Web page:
by Brenda Novak, historical (1999)
Harper, $5.99, ISBN 0-06-109859-0
Well, I picked this book up because I thought the title Of Noble Birth has a nice ring to it. Plus the fact that hero believes the heroine to be his half-sister, well, I am intrigued at the manner the author would pull this one off without setting the Freudian warning bells off big time.
But after finishing this book, I can safely say the almost-incest thing is inconsequential. The hero discovers the real identity of the heroine soon enough. What this book offers is chases and more chases and then some more Mother Of All Chases. You can find more action in here than an episode of Pokemon.
The action starts with the nurse of the Greystone household fleeing with the newly born and deformed heir after the father has tried to murder the baby. The Duke is a villianous scum who can't bear to see his hated wife finally producing an heir only to discover than the heir has a deformed arm.
Then it's the present (1854) and Alexandra is a seamstress trying to flee her abusive, drunkard father. In an attempt to collect money from a client gone awry (daddy shows up), she flees into a carriage, only to be mistaken for Lady Anne, daughter of the villianous Duke of Greystone (the same bad daddy above). She is kidnapped by the deformed baby now grown up, Nathaniel Kent. Nate wants revenge on his daddy and what better way, apart from pillaging Daddy beloved's ship, than to kidnap Daddy's beloved daughter? Besides, the Duke has captured one of Nate's crew, and Nate wants to use "Anne" as a means of exchange of hostages.
Nate is creeped out at his attraction to his "half-sister". But hey, that's all drowned out in the rapid succession of pirate ship gunfights, rape attempts on Alexandra by villians, storms, falling overboard and almost drowning, more gunfights, knife-duels, prison break-ins and breakouts, bedside nursing, kidnappings, screamings, kickings... phew. And somehow Alexandra manages to find herself in bed throughout almost all the excitement. She is always chained, tied to, or nursing someone (or being nursed herself) - too bad there's very little naughty shennigans when she's in bed. What's in abundance is the action. Non-stop action to the point that the relationship and characterization of both Alexandra and Nate suffer very badly. I hardly know these two people, and everytime they settle to talk, there's bound to be an explosion/gunshot/someone running in screaming that enemy is nigh and Nate's off running to be a superhero. And whenever one nasty calamity is over, before I can say Here we go again, someone will shout, "Cap'n! Over there! Enemy oncoming!"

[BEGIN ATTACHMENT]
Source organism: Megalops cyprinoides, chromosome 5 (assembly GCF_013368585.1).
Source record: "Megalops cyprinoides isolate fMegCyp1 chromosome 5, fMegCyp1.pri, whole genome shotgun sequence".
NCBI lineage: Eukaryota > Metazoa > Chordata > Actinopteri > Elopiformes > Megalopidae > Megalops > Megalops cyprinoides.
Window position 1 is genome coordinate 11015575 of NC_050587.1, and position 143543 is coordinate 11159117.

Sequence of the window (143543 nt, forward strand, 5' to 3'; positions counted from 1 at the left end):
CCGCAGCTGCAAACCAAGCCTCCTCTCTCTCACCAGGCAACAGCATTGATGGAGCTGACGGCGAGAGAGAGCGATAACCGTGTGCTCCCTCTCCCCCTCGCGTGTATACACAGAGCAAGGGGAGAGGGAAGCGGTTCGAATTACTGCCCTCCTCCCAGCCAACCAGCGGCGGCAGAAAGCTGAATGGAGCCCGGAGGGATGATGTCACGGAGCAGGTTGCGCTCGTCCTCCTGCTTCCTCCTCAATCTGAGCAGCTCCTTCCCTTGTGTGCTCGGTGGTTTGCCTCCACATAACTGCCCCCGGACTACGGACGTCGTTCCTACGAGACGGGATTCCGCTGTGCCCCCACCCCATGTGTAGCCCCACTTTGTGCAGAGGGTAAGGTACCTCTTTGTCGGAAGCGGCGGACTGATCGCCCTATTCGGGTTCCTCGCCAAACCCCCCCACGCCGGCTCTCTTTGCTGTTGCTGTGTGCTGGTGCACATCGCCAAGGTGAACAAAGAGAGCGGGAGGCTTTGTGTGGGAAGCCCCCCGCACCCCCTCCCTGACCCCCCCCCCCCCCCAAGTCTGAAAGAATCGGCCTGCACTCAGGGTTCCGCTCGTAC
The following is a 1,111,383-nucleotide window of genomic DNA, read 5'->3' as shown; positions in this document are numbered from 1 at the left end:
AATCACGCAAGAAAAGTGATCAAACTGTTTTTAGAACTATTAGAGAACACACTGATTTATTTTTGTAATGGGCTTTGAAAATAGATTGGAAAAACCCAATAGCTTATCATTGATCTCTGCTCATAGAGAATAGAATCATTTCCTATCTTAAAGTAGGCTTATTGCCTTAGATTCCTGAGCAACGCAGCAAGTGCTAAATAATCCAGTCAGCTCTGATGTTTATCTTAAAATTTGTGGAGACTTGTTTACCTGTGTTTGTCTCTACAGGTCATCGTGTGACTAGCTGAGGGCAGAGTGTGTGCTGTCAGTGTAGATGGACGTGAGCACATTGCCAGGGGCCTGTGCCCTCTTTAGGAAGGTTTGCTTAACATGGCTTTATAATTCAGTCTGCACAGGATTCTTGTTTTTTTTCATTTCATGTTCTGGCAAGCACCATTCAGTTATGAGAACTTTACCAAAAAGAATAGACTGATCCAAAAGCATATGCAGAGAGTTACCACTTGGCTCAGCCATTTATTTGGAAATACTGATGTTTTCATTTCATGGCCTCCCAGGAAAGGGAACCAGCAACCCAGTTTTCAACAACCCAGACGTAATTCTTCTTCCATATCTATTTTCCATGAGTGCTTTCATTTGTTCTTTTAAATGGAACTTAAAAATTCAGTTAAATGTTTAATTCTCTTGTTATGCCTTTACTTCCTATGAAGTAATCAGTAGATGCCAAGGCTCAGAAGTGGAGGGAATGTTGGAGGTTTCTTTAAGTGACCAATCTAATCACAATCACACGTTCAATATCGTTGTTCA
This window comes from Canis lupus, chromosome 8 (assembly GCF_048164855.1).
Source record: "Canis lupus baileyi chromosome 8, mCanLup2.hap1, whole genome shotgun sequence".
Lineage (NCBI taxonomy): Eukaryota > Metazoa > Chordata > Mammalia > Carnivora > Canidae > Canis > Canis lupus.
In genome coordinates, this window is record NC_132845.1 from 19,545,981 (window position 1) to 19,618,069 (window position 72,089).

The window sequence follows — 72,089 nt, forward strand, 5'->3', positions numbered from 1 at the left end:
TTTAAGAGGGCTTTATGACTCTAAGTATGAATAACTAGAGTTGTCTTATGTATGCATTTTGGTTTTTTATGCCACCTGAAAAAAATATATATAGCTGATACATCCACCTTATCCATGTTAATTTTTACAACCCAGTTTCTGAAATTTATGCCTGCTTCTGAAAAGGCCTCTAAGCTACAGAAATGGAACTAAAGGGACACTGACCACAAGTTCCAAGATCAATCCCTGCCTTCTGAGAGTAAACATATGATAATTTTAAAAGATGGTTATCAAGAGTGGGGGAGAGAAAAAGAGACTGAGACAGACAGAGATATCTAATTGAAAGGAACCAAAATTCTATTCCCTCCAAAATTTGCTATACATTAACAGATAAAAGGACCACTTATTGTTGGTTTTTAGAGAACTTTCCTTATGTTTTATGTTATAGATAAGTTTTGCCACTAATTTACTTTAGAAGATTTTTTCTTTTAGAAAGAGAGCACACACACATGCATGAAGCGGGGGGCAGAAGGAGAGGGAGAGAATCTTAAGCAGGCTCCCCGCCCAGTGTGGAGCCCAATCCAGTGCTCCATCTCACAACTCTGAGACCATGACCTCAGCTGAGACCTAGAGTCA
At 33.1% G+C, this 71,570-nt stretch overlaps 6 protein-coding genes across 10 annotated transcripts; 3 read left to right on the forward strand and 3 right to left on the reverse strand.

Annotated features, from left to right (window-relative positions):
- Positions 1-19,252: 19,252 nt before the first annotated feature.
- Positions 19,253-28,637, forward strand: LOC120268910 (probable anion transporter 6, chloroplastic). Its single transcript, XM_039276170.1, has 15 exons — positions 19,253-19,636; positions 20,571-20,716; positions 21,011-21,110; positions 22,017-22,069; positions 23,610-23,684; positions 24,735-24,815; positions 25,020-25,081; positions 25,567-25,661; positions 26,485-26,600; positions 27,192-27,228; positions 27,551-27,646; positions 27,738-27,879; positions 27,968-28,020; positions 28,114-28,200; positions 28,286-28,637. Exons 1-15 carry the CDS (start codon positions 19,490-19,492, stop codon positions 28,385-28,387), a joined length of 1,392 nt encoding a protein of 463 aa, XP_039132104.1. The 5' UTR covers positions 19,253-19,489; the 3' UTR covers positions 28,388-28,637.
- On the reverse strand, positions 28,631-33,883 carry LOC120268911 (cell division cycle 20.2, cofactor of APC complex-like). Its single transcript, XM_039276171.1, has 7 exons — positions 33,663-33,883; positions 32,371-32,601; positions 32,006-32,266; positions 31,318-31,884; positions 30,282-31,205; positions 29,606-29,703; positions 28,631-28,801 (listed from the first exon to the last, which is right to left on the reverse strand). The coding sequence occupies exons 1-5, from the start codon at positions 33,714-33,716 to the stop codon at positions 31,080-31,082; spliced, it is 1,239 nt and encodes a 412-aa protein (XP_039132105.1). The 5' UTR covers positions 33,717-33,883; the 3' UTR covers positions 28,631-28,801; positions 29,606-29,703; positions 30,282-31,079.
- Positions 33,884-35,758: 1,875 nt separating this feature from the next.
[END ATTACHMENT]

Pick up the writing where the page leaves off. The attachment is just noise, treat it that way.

It's exhausting. And when really cartoony bad guys are added in, the whole story begins to read like a farce. I half expect Godzilla to come crashing through the roof of the church on the wedding day between Nate and Alexandra. Of perhaps an alien mothership bent on world conquest interrupting theit honeymoon and zapping them to Planet Yogayondala where they can find more adventures.
While I really can't say I find this book keeper material - too much action-driven stuff being crammed in here only destroyed any elegance in the relationship between the two people - I must say I have a profound admiration for Nate's stamina. So many physical activities and sustained injuries and he could still do it all night long. Wow!
This book at Amazon.com
This book at Amazon UK
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